In this, TFA reveals itself to be a status-quo loving institution just like any other. Because the number one mission of every hidebound dinosaur of an institution, the ironclad law of the institutional jungle, is Self Preservation. And TFA has arrived at that magical spot where the mission is "Say whatever you need to, but keep our directors employed and the money rolling in."
6. Its New Mission Is More Bogus That the Old One
Teach For America works to eliminate this injustice by finding, training, and supporting individuals who are committed to equality and placing them in high-need classrooms across the country. Through this experience, they become lifelong leaders for a better world.
Points for honesty-- we're not even pretending that TFA is aiming itself at education, really. Notice that "teach" doesn't appear anywhere except in their name. And we're going to find these special snowflakes and place them in a classroom-- what they do once they're placed there is anybody's guess.
TFA has repositioned itself as an engine for equality. Twitter is awash in TFA tweetage about getting black teachers in classrooms, and TFA has made "diversity" one of its core values. TFA is hustling like crazy to get black men into the classroom, and of all the ways in which TFA has rewritten/tweaked its mission, this is one of the least objectionable. But its mission remains the same-- recruit the elite, the people who are just better than everyone else, and give them some classroom experience. Just by placing these superior humans in a classroom with, well, inferior humans, the inferior humans will be elevated. Why? Well...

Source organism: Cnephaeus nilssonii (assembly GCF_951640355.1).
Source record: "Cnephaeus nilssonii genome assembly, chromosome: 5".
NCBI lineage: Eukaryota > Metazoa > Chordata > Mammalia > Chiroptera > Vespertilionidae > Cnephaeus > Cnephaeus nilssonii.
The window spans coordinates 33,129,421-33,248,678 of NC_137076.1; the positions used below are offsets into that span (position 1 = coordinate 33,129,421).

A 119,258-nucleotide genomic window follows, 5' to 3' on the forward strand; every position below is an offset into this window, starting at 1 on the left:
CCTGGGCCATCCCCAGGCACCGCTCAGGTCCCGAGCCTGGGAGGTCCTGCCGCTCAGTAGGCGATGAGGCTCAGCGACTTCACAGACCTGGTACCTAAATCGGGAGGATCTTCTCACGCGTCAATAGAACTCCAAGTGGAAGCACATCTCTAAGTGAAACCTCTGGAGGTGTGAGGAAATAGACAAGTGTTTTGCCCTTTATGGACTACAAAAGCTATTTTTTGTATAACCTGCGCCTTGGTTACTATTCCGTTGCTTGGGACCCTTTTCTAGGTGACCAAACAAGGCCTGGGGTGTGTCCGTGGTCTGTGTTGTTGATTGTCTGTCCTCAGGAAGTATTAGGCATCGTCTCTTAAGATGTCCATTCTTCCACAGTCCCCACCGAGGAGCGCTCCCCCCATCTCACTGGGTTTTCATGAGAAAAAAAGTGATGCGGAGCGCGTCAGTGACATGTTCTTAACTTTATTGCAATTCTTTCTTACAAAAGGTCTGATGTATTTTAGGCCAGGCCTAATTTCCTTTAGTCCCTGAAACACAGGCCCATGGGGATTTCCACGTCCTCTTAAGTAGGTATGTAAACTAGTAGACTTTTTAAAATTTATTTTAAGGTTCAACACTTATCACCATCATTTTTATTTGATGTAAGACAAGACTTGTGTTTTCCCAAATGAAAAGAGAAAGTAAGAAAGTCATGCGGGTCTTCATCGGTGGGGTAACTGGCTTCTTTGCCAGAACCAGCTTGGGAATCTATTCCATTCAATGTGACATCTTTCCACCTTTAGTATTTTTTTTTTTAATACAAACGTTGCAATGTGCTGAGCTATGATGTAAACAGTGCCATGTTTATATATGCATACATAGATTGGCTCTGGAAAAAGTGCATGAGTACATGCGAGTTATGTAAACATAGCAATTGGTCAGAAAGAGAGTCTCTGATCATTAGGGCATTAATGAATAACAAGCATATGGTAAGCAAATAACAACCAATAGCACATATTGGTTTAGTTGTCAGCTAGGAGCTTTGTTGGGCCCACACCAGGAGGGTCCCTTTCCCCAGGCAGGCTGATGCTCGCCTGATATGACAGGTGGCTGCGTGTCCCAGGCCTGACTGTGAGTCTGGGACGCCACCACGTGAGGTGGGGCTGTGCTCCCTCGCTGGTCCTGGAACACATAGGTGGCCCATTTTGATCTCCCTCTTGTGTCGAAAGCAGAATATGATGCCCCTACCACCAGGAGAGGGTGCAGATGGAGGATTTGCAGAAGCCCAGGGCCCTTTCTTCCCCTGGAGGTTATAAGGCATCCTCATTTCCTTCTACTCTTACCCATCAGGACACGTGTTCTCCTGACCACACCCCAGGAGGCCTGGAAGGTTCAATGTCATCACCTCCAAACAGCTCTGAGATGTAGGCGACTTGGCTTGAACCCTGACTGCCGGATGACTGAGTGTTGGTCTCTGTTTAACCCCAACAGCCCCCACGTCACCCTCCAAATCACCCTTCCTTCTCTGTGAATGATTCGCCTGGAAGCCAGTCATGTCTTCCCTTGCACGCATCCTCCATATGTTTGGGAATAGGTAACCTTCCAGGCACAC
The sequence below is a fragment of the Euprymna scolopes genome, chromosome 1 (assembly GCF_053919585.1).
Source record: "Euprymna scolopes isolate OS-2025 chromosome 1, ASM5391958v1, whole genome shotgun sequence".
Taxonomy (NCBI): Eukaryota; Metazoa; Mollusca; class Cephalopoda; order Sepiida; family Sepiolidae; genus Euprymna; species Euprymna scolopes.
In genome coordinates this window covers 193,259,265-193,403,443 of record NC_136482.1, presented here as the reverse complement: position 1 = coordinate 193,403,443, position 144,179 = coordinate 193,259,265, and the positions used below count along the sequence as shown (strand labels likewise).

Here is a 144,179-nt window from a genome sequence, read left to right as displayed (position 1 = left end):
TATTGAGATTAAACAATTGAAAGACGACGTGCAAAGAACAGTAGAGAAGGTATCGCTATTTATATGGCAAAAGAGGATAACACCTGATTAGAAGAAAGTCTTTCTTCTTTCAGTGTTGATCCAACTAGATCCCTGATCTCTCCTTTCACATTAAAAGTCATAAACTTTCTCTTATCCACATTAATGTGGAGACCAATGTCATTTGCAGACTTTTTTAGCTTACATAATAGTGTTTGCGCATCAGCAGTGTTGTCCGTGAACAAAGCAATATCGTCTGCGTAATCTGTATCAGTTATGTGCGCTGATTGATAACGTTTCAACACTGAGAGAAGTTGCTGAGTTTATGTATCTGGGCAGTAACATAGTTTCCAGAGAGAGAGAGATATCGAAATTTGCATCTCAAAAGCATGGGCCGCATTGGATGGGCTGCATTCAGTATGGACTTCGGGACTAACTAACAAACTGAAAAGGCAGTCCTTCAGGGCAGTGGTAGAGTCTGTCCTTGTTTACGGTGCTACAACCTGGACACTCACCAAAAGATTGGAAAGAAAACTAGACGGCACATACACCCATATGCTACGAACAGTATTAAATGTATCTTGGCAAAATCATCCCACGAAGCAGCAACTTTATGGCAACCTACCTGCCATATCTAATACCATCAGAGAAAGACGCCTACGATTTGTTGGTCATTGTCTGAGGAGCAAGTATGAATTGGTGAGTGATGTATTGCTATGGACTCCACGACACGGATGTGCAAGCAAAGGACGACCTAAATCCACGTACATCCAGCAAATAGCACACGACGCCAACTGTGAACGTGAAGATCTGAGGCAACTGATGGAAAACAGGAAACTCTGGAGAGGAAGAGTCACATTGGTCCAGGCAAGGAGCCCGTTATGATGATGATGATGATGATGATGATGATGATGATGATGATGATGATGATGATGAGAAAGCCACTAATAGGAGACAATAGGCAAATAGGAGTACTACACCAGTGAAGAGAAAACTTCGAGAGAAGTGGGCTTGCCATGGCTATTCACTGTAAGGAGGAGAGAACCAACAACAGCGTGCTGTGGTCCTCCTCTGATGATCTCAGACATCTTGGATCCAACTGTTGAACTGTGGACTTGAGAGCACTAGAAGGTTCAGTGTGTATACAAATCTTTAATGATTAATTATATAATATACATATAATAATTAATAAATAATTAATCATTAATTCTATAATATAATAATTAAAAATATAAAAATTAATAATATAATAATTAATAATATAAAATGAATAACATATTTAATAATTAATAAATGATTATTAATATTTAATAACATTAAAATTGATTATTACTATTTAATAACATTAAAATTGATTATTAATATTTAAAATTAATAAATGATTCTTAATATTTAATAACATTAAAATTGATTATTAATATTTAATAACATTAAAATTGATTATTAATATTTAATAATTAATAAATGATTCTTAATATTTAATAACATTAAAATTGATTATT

7. TFA Doesn't Understand Mobility
The average TFA body's success story goes something like this.
"I was born into a rich family and grew up in a rich neighborhood. My family's connections got me into a top private school, and connections and money made it possible for me to attend a select ivy league college. Now I'm going to go help poor kids get a good education, because the most important factor to getting ahead in this world is education."
Or: "I was born on third base, which makes me uniquely qualified to teach people how to hit triples."
8. TFA Has An Arrogance Problem
TFA has built itself around recruiting and retaining people who are Just Better Than Everyone Else. And then it devotes tons of internal communication to reminding its people that they are Just Better Than Everyone Else. Consequently, many TFAers do not play well with others. They enter schools convinced that the professional teachers who already work there are the problem, and should be ignored. The best schools, even the most not-too-bad schools, depend on collegiality and cooperation. When TFA says "team," they mean their team, not the public school team.
TFA knows they have a problem. Another core value that they've added is "respect & humility."
9. TFA Wastes the Good Intentions of Good People
Many, many TFAers join up for the very best of reasons with the very best of intentions. These are people who really want to help make the world a better place for children who face tough obstacles. Instead, they are made part of a program that sets them up for failure in the classroom and wastes all their good intentions on simply enriching TFA itself. Some of these people actually end up staying in teaching for good, and God bless those people. But how many more of those good people would still be teachers if they had actually gotten involved in, I don't know-- a teaching program.